First attempt at finishing the columns

I spend a day “getting things true” – resetting the vertical head on the mill to within about 2thou over a 6 inch distance (front to back) and to a similar accuracy over a 10 inch distance left to right. I spent half a day trying to resharpen the flutes on the milling cutters on the Quorn to the desired degree of accuracy, and failed (marked down roller-bearing or air-bearing tool holder as a future necessity – just too much stiction/slop in the current arrangement to do good work). (I will re-create this set up and take a picture later!).

Facing the airpump slideway mountings on the rear columns

easily done on the shaper – at the limit of the Ram’s throw!

The backs of the columns (air pump slideways etc.) were also finished on the shaper – right at the capacity limit of the wartime, American, lend-lease machine – but as always it produces a really nice finish with simple tools and is quite relaxing to watch too!

finishing the rest of the rear surfaces of the columns

finishing the rest of the rear surfaces of the columns

In the end the columns were returned to the miller to have the rest of the “rear” surfaces finished with a flycytter and long-series end mills…

In the spirit of “getting it right” I purchased a new angle plate at the Midlands model engineering show, and then learnt and practised the craft of hand scraping with engineer’s blue to get it flat etc.

Then fitted this angle plate to the side of the shaper (to make a “lower table”) and managed to get the two columns fitted (side by side) onto that with the slideways clamped to the side of the table, and then was able to re-finish the tops of the column. A much more satisfactory finish – no discernible difference in height between the two (phew!)

the column erection jig in placethe column erection jig in place

trying the rear columns agains the erection jig

trying the rear columns agains the erection jig

You can see them “tested” against the erection jig (adjusted for the over-width main bearings here…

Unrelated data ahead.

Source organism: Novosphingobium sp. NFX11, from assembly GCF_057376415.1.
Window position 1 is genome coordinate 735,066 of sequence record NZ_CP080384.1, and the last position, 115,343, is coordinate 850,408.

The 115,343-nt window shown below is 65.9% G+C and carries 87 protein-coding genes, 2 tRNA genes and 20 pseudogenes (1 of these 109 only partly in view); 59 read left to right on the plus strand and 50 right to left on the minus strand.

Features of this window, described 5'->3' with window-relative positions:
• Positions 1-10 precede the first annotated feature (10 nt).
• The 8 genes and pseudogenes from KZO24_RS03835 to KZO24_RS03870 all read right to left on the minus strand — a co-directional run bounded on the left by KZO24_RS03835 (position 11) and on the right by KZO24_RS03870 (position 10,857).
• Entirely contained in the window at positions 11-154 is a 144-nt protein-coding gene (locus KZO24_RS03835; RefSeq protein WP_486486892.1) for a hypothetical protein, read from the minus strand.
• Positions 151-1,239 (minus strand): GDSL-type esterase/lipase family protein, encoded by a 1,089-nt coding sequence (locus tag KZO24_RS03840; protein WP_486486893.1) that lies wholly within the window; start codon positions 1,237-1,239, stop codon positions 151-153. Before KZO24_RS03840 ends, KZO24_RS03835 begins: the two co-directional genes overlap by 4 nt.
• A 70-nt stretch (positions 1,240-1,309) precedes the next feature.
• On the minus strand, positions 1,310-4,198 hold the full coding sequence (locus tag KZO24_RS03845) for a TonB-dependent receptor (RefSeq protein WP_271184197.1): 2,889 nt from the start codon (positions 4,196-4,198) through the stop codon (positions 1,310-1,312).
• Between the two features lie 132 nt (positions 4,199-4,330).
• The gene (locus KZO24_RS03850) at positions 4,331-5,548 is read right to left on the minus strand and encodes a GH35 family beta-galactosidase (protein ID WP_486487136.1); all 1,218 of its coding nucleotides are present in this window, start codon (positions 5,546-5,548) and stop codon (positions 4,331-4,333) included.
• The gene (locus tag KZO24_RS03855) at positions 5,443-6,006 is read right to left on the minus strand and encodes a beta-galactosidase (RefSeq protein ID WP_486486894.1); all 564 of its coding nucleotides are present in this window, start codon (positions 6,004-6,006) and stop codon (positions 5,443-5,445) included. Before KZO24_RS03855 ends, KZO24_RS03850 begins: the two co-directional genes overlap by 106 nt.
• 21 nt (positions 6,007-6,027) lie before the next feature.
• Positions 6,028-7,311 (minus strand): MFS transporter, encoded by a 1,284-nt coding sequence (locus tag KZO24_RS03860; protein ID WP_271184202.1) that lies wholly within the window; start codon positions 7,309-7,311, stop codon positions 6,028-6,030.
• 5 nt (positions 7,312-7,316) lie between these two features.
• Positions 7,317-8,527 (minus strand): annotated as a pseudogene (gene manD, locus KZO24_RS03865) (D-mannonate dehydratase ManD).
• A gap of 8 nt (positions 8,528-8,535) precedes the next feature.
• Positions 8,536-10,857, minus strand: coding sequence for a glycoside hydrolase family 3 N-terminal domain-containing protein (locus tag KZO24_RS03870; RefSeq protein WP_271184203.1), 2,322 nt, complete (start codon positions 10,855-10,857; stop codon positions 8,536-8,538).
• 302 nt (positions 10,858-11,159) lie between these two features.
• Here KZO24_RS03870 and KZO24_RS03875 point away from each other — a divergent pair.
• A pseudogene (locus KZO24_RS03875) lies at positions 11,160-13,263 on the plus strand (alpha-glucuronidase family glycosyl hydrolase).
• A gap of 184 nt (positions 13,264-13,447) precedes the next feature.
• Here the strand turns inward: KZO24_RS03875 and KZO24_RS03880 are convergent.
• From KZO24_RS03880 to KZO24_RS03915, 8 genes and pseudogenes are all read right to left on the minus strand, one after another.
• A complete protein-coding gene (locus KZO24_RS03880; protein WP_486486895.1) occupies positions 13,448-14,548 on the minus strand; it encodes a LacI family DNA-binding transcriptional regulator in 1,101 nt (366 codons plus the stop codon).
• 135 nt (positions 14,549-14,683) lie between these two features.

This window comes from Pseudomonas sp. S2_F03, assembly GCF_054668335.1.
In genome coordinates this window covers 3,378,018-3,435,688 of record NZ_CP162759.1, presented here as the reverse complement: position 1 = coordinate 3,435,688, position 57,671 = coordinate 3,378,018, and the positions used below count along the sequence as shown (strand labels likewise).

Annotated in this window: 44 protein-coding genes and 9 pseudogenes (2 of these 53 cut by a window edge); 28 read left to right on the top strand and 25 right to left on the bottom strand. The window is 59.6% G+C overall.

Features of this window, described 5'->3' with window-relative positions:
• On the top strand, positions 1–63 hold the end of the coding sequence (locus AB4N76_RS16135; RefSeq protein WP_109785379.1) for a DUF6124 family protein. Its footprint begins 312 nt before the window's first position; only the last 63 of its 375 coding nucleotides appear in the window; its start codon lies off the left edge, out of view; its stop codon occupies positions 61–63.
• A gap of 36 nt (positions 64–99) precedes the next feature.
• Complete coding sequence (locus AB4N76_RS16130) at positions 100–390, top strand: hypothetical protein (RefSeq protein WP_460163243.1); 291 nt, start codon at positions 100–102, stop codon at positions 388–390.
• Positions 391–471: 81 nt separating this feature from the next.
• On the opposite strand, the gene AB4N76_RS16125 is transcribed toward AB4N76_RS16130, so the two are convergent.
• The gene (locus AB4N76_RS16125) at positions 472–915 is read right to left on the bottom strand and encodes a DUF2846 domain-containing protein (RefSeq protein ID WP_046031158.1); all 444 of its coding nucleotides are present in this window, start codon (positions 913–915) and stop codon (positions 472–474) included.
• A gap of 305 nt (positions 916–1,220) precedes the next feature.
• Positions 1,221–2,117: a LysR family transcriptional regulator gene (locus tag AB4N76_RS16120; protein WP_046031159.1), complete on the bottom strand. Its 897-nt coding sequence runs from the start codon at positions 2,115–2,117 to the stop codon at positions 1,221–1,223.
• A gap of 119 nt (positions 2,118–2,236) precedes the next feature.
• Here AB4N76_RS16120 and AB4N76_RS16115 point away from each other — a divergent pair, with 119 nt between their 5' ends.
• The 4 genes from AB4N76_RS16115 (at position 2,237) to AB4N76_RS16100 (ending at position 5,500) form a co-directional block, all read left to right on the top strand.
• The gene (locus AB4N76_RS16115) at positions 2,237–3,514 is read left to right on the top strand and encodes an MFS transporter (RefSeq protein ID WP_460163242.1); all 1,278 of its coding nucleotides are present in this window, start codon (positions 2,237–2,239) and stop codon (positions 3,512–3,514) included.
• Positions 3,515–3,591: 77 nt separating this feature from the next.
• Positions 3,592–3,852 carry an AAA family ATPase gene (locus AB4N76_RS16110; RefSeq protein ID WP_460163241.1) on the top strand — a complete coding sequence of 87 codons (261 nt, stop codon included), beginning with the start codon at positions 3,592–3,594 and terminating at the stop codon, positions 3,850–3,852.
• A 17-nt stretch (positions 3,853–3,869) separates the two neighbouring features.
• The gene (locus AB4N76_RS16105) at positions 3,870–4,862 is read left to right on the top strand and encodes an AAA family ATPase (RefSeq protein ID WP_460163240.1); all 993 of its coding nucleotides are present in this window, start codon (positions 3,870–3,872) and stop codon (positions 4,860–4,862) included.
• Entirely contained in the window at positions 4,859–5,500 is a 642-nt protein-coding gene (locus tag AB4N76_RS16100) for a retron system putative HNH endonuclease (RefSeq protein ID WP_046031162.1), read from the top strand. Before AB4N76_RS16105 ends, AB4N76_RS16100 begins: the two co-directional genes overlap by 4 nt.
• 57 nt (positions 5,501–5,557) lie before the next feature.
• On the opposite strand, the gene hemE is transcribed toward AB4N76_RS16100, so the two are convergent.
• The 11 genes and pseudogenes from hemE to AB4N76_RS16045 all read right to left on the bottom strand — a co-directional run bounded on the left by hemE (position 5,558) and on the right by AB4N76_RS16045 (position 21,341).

Cylinder Bases

grabbing the bottom cylinder covers in the 4-jawThen I started on the cylinder bases. A nice return to lathe work! A simple job, first facing off the inside faces, and drilling/boring/reaming the 3/4″ hole for the piston rod, then clamp it face down on the milling table and face the mounting face, and bore for the gland/stuffing box.

drilling the pilot hole for piston rod in LP cylinder bottom cover

drilling the pilot hole for piston rod in LP cylinder bottom cover fly-cutting the mounting flange on the HP cover

flycutting the mounting flange on the HP cover

fly-cutting the mounting flange on the HP cover

Soon a pair of nicely finished covers emerged – now the fun begins…. getting to grip with the cylinders…

The Rear Columns first cuts

I have read and reread the discussion on how to address these components, with no clear picture emerging of the approach the author intended.

Setting up the rear columns on the miller
Setting up the rear columns on the miller

So my approach was as follows – we will discover if it’s a good one. Clearly, perhaps the biggest issue is that the top and bottom faces of the columns are true to one another and properly perpendicular to the crosshead slideways.

So, looking at the castings I concluded that the most solid foundation to support during most of the machining IS the slideway facings – so we will start there, and then turn it over bolt it down and try to do the rest.

Sadly, the Adcock & Shipley cum Bridgeport Mill I created does not have a very big table or much movement in the Y direction (6 inches), so one can’t do them as a pair.

So as this picture shows, I supported the two ends of the casting and fiddled till the face of the slideways was horizontal in two planes – then clamped it down and set to with the flycutter…

Here’s a mobile-phone movie… sorry about Bob Harris in the backgound!